To achieve significant improvements in health system performance, strengthening primary healthcare (PHC) is important . PHC, defined as “meeting people’s health needs through comprehensive promotive, protective, preventive, curative, rehabilitative, and palliative care throughout the life course [2, para.6], is the cornerstone of a high performing integrated health system [1, 3] Integrated health services include “the management and delivery of health services so that clients receive a continuum of preventive and curative services” based on needs, over time, across health system levels [4, p. 1]. Integrated health services also encompass cross-sector services such as social services, housing, and education addressing the social determinants of health . Integrated health services in PHC can be achieved through interprofessional primary healthcare (IPHC) teams composed of health and social care providers .
Over the last two decades, Canadian PHC has undergone a significant shift towards integrated interprofessional team-based care that is patient-centred . IPHC teams include two or more healthcare providers who formally work together to care for a patient . The main characteristics of an IPHC model includes care that is coordinated and integrated within the team and across the health system as a whole [8, 9]. Team members may be co-located in an interprofessional clinic setting such as Family Health Teams (FHTs) in Ontario or not and supported by overarching policies and clinic networks which promote team-based care such as Primary Care Networks (PCNs) in Alberta [9, 10].
The establishment of IPHC was an objective of Canadian national reform in the early 2000’s [7, 11, 12]. IPHC was initiated by a First Ministers’ agreement which led to government investment in the Primary Health Care Transition Fund of $800 million where team-based care was to become the cornerstone of IPHC in Canada [10, 13, 14]. The fund supported provinces to introduce new approaches to delivery over a six-year period (2000–2006). The goals of transitioning to an IPHC model were motivated by health system pressures, including increased focus on chronic disease management, preventative care, and physician shortages [15, 16]. Although initiatives were Canada-wide, responsibility for implementation and delivery was left to provinces , creating wide variation in the interpretation of policies that led to varied priorities and investments to achieve the goal of IPHC .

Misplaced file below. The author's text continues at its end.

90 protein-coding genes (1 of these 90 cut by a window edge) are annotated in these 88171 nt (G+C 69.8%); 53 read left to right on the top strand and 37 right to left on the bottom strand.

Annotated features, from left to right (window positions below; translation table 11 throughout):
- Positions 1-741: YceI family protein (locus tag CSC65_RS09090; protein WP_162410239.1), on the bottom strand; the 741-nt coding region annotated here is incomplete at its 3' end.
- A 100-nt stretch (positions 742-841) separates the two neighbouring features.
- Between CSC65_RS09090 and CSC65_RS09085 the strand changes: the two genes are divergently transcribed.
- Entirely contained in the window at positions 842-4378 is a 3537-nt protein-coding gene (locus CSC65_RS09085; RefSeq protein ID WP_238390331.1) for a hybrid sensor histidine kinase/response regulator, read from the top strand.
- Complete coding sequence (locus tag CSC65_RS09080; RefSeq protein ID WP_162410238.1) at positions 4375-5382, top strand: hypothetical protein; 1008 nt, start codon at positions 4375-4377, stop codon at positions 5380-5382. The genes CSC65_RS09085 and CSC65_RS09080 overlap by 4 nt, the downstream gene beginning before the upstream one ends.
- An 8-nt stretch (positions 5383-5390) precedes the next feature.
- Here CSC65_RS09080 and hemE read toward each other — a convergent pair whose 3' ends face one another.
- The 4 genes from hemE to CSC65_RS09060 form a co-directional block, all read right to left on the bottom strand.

With ongoing PHC transformation in Canada, further evidence is needed to inform improvements in integrated IPHC. The purpose of this paper is to describe how the content of policy documents are similar or different across four Canadian provinces, British Columbia [BC], Alberta [AB], Ontario [ON], and Quebec [QC], with regard to IPHC teams and integrated health services. Analyzing content, facilitated a better understanding of how IPHC teams have been implemented in the different provinces to support integration through policy documents. A theory driven search and review of policy documents was completed to identify macro (provincial) and meso (e.g., health authority) policy documents relevant to IPHC within the context of Canadian PHC reform over the last decade.
Key PHC policy documents were identified in target provinces through systematic online searches and key stakeholder knowledge. We used Walt and Gilson’s Policy Triangle  to explore the interrelationship and interaction among four main components of policy-making which include actors (individuals, groups, and organizations involved, and their interactions with one another), processes (how policies are formulated and implemented), context (socio-political, cultural, economic, and health system setting), and content (the policy’s substance and details such as objectives, service models, operational guidelines, and implementation plans) within the policy documents from different provinces. Health policies are developed in the complex interactions between the content of policy, the actors involved, context and processes. The policy triangle framework was used to organize and think systematically about how these four components might affect policy decisions on IPHC and integrated health services. We used the Ten Key Principles for Successful Health Systems Integration  to identify and extract policy content related to integration. By using a framework driven content review and data extraction across participating provinces, we were able to explore similarities and differences in how IPHC teams and integration principles were represented in policy documents. It is important to note that the extent to which policy documents have been implemented and/or evaluated in practice are beyond the scope of this study.